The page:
Yannig Dussart began his remarks by stressing that he fully agrees with the idea of not imposing a standardization of the framework since adaptability is key to incorporating diversity and facilitating the exchange of experiences. He considers this to be very important in the context of the region, given the great diversity and heterogeneity—although these same factors present challenges in terms of training and certification. He shared that the creation and establishment of a framework does not guarantee quality services by itself; this starting point must be complemented by concrete actions. Later in the presentation, he mentioned that it would be useful to complement this work with specific cases to help countries implement such actions. Agreeing with the study, he deemed the role of families fundamental, since they should be the focal point of the educational process. He also highlighted the importance focusing on the needs of the child, ensuring quality and equality in interactions, fostering dialogue as well as children with disabilities. He concluded by claiming that it is necessary to strengthen the human talent of the region, supporting the countries so that they can strengthen their training processes.

Irma Luna continued, emphasizing that in order to offer early childhood quality education, training caregivers is necessary. She agreed with Dussart on the role of the family in early childhood education, noting that schools and homes are not, and should not be, separate, since children’s growth occurs in both. She explained that an educational agent can understand and build bridges with the family. Regarding what remains to be done, Luna stated that the region’s training and certification plans should be reviewed, strengthening capacities for observation work and theoretical-conceptual tools for systematization, as well as strengthening the inclusive and humanist approach. She stressed that there is a need for economic and social recognition of educational agents, since children require professionals committed to their development. Referring to the document, Luna said that these competencies clearly reflect Mexico’s needs and what must be put in place. Finally, she reflected on how formal education requires a different perspective than informal education, yet both require quality education.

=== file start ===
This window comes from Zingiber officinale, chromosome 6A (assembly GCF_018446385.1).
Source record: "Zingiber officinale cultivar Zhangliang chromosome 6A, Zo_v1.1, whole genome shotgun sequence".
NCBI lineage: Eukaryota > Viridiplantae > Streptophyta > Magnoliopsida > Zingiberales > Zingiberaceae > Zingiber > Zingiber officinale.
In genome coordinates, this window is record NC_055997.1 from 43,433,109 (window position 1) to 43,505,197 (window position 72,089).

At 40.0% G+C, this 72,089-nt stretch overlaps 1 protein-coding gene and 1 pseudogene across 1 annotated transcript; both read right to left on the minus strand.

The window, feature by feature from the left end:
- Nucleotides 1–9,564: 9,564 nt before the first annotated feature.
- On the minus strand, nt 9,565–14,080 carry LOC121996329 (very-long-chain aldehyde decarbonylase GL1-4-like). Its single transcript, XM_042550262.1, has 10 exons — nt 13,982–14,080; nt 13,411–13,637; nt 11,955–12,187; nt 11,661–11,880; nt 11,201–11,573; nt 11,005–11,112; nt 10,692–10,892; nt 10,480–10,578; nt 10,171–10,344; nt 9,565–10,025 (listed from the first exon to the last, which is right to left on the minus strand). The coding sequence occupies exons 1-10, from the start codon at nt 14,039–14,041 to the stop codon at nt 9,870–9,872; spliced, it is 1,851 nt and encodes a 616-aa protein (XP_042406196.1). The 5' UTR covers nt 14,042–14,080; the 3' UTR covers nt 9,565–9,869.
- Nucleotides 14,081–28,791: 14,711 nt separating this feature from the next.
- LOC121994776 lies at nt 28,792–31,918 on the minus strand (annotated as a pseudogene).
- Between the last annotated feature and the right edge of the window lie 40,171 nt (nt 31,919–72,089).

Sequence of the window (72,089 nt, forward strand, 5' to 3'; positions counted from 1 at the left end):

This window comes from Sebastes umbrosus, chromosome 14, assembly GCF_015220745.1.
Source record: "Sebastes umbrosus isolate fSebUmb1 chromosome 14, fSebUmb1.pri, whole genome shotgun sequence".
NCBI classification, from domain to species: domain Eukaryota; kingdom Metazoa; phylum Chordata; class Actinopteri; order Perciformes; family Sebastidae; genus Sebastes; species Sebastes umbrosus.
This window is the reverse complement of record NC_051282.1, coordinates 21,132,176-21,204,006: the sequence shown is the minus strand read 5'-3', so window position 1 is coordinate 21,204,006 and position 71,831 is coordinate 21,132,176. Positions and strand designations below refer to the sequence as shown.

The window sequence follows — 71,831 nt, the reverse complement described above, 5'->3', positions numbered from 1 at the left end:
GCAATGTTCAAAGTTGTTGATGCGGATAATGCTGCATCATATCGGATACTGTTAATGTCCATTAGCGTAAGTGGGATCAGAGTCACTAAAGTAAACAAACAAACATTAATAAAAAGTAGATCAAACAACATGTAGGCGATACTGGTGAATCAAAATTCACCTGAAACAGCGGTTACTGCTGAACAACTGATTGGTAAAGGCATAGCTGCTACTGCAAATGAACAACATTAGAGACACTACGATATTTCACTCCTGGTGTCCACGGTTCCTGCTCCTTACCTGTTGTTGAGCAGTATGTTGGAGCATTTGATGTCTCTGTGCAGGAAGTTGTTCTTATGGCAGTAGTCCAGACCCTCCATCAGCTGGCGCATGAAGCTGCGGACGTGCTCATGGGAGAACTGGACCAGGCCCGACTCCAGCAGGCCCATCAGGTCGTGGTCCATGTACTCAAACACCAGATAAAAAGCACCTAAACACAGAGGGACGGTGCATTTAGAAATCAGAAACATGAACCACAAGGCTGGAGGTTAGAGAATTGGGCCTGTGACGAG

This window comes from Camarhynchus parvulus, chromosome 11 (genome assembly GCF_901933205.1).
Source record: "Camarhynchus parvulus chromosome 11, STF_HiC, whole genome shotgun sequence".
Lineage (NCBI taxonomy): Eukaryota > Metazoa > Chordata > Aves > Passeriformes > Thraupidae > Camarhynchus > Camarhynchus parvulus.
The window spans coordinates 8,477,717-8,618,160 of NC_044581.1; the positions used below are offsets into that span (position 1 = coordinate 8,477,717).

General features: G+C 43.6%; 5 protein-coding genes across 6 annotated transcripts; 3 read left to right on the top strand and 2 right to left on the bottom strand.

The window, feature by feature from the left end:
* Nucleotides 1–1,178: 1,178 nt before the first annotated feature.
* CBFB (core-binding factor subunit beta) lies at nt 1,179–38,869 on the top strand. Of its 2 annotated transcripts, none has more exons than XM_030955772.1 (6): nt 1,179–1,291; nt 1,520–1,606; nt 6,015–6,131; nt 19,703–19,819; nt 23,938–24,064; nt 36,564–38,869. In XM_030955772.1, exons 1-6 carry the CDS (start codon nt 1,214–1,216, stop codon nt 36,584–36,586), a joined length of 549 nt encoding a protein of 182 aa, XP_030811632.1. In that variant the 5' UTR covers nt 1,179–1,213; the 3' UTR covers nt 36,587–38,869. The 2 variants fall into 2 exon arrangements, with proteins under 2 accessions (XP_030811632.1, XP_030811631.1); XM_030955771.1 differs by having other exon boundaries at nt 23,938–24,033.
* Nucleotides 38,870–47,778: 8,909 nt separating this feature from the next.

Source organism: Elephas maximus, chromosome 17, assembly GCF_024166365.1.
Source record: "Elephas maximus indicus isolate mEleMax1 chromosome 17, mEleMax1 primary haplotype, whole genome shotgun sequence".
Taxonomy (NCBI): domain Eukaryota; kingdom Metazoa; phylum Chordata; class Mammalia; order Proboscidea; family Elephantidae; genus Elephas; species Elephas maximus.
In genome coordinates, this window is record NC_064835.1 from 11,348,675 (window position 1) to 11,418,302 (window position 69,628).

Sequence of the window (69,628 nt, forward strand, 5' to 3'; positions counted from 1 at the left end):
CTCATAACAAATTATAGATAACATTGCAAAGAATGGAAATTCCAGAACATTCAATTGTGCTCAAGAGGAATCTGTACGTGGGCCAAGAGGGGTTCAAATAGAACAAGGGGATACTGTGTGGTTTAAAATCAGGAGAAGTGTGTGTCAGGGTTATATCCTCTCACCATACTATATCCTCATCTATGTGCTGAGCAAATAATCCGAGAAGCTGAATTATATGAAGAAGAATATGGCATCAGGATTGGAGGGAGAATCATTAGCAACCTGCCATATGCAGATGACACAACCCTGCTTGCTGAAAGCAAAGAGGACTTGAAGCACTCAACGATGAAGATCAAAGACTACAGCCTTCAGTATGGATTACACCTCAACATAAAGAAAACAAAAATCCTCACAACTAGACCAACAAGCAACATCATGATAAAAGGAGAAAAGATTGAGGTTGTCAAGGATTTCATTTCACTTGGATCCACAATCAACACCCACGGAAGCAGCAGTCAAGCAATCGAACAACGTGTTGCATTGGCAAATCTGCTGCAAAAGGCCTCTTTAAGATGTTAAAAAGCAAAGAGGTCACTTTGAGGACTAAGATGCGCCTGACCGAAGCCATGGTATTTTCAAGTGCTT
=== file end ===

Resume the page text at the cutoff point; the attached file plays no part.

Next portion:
Lastly, the panel discussion featured Ely Harasawa. Harasawa stressed that the active participation of civil society is essential for public policies to be continuous, sustainable, and strengthened. She emphasized that having a competence framework is an important step forward and a starting point for improving the quality of early childhood education. However, the framework also sheds light on new challenges, as each of the competencies requires specific efforts. Among these upcoming challenges, she mentioned structural and procedural factors (institutional conditions and selection processes), and working conditions (the type of hiring generates a lot of turnovers, adequate pay, workload, etc.), among others. She then raised a question about the minimum prerequisites for hiring, noting that it is a consideration that should be taken, especially in the case of unqualified professionals. Harasawa concluded by stating that policy intersection and an intersectoral approach are key, as they allow for a more integrated vision for development and an improvement in the quality of services.

WATCH THE WEBINAR RECORDING HERE:

RELATED LINKS

IADB BLOG: How to Incorporate Early Childhood Care and Education Staff Competence Frameworks into Public Policies?

Competence Frameworks for Early Education and Childcare Staff

Declaration of the Regional Forum: Towards Quality Early Childhood Education

Regional Agenda for Early Childhood Development